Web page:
Nice restaurants around the world love serving chilled seafood towers. Why? They're a great way to pad the bill and are incredibly easy to assemble. Get some crushed ice, add shrimp, a few oysters, maybe half a lobster and voilà, fruits de mer. Chefs can send seafood towers out knowing that as long as the seafood is fresh, the guests will be happy — and guests can order them knowing that as long as the seafood is fresh, the chef can't fuck anything up. It's been like this for decades – centuries even – and there's been no sign of change coming… until now.
In today's chef-driven culinary world filled with innovative plating and seasonal ingredients, why do we still accept the same old boring seafood platter? That's the question being asked by Greg Hozinsky, executive chef of The Strand House in Manhattan Beach, California, where the classic seafood tower has been replaced by a three-tiered oceanic revolution. “I wouldn’t say I was frustrated by the tradition, as much as I was excited about putting forth a fresh take on the seafood tower and pushing the envelope,” says Hozinsky.
That means that you'll find freshly shucked Barnstable oysters on the bottom tier of the custom-made tower just like anywhere else, but you'll also find oyster shooters made with creamy bite-sized Kusshi oysters sitting in Hozinsky's “ginonette,” a play on a traditional mignonette sauce with gin, champagne vinegar, pickled ramps, muddled cucumbers, lemon juice and a splash of soda. A tiny cocktail on a seafood platter? This must be the future.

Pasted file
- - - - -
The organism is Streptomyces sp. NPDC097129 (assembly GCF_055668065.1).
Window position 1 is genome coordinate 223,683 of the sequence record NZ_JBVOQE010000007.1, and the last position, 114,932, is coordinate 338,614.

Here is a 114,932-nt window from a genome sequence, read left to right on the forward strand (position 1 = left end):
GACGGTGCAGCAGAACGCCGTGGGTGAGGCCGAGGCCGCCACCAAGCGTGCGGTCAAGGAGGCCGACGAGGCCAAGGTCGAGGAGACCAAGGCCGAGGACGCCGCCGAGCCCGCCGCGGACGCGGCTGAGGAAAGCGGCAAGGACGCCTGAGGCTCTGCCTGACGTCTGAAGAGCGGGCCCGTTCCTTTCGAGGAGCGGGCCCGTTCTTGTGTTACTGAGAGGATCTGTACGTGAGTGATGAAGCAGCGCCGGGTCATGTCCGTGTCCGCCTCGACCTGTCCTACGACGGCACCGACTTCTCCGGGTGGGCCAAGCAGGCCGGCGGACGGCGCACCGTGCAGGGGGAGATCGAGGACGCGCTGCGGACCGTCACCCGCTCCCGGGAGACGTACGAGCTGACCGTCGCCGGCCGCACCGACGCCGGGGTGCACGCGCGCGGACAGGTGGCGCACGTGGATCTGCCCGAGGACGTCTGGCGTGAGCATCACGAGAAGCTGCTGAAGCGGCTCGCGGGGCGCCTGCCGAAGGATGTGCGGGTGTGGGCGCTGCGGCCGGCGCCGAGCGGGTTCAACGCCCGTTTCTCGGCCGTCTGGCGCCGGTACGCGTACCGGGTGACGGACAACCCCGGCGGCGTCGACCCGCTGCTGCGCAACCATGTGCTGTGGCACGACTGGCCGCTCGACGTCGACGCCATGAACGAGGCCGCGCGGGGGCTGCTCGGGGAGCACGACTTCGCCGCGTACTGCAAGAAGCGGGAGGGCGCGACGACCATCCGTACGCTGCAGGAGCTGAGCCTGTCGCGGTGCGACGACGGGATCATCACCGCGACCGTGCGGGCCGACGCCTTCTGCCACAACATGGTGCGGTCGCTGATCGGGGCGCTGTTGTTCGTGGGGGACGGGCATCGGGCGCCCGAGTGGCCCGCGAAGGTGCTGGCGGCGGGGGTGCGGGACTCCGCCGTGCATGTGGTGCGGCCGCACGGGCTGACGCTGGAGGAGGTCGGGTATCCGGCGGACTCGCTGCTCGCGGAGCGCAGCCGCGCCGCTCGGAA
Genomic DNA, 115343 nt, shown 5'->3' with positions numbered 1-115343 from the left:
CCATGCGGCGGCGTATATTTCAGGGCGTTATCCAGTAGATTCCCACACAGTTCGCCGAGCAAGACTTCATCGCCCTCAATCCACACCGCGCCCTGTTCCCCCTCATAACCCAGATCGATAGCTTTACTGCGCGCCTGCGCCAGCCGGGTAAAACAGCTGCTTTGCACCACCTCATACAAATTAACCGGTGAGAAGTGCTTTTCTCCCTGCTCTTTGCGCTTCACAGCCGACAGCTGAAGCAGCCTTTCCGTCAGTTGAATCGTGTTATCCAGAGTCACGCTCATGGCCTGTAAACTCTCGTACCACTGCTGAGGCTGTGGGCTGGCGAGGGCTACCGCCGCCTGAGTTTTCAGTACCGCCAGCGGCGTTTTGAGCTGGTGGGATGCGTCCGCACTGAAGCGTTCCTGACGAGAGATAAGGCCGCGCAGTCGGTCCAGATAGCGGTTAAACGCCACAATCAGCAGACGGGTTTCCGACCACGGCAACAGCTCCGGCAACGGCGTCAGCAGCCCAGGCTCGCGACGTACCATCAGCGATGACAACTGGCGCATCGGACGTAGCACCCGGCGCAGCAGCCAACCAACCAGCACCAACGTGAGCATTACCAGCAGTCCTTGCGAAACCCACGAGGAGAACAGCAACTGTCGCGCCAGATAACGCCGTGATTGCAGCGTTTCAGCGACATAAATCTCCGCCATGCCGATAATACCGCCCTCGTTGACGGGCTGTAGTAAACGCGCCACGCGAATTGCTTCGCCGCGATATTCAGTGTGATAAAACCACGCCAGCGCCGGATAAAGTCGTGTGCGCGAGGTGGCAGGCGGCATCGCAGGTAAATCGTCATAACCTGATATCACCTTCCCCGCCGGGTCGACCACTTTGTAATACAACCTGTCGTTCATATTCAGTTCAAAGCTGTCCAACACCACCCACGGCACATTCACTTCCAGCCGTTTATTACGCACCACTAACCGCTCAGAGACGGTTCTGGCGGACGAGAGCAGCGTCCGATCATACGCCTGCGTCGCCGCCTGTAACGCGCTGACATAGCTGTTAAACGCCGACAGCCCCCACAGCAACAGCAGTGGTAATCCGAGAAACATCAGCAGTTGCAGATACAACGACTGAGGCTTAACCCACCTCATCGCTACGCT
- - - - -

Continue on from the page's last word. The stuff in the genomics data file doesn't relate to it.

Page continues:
The innovation doesn't stop there, though. Tier three is a study in contrast. On one side, you have a fresh Alaskan king crab leg served completely raw. On the other side, that same crab leg is served with the refined touch of a chef deft at combining pear, vadouvan, coconut and lime for a sort of East Indies meets West Indies crustacean mash-up. It's the perfect illustration of old school and new school, kind of like a seafood version of the Back To The Future II scene where 1985 Jennifer meets future Jennifer and freaks out.
While the oyster and crab tiers are both great, the middle level may be the best of all. It features a super-clean hamachi crudo dish with avocado, tomato seed viniagrette and red Alaea sea salt from Hawaii. And though it's a wonderfully refreshing, composed bite, it doesn't come close to competing with the star of the entire tower: wagyu beef tartare under a blanket of Russian osetra caviar in a legit caviar tin complete with Mother of Pearl spoon. It's decadent in all the right ways and may just be the first beef tartare to wind up on ice in the company of Nemo's friends. That's the beauty of the seafood tower in 2014 – it doesn't have to follow the same conventions of all the platters that came before it. If the chef wants to throw in a caviar tin filled with beef tartare, why not?
One last exciting thing about the way Hozinsky has reimagined the tower is that it's ever-changing. He'll be constructing it the same way chefs create menus based on what's available at the farmers market and he's really excited about all of the possibilities: “I'm highlighting what is fresh, interesting and of the moment, even if it is only in season for a week or two.” That means Maine cold water shrimp in January, super-sweet hand-dredged Nantucket Bay Scallops in early November, raw Norwegian Sterling Halibut, and his own take on escabeche. This is all to say that the Strand House Seafood Tower will be constantly evolving, just like the concept of the seafood tower itself. The future is now — and it comes with cocktail sauce.
Read more about Los Angeles food and drink on Food Republic: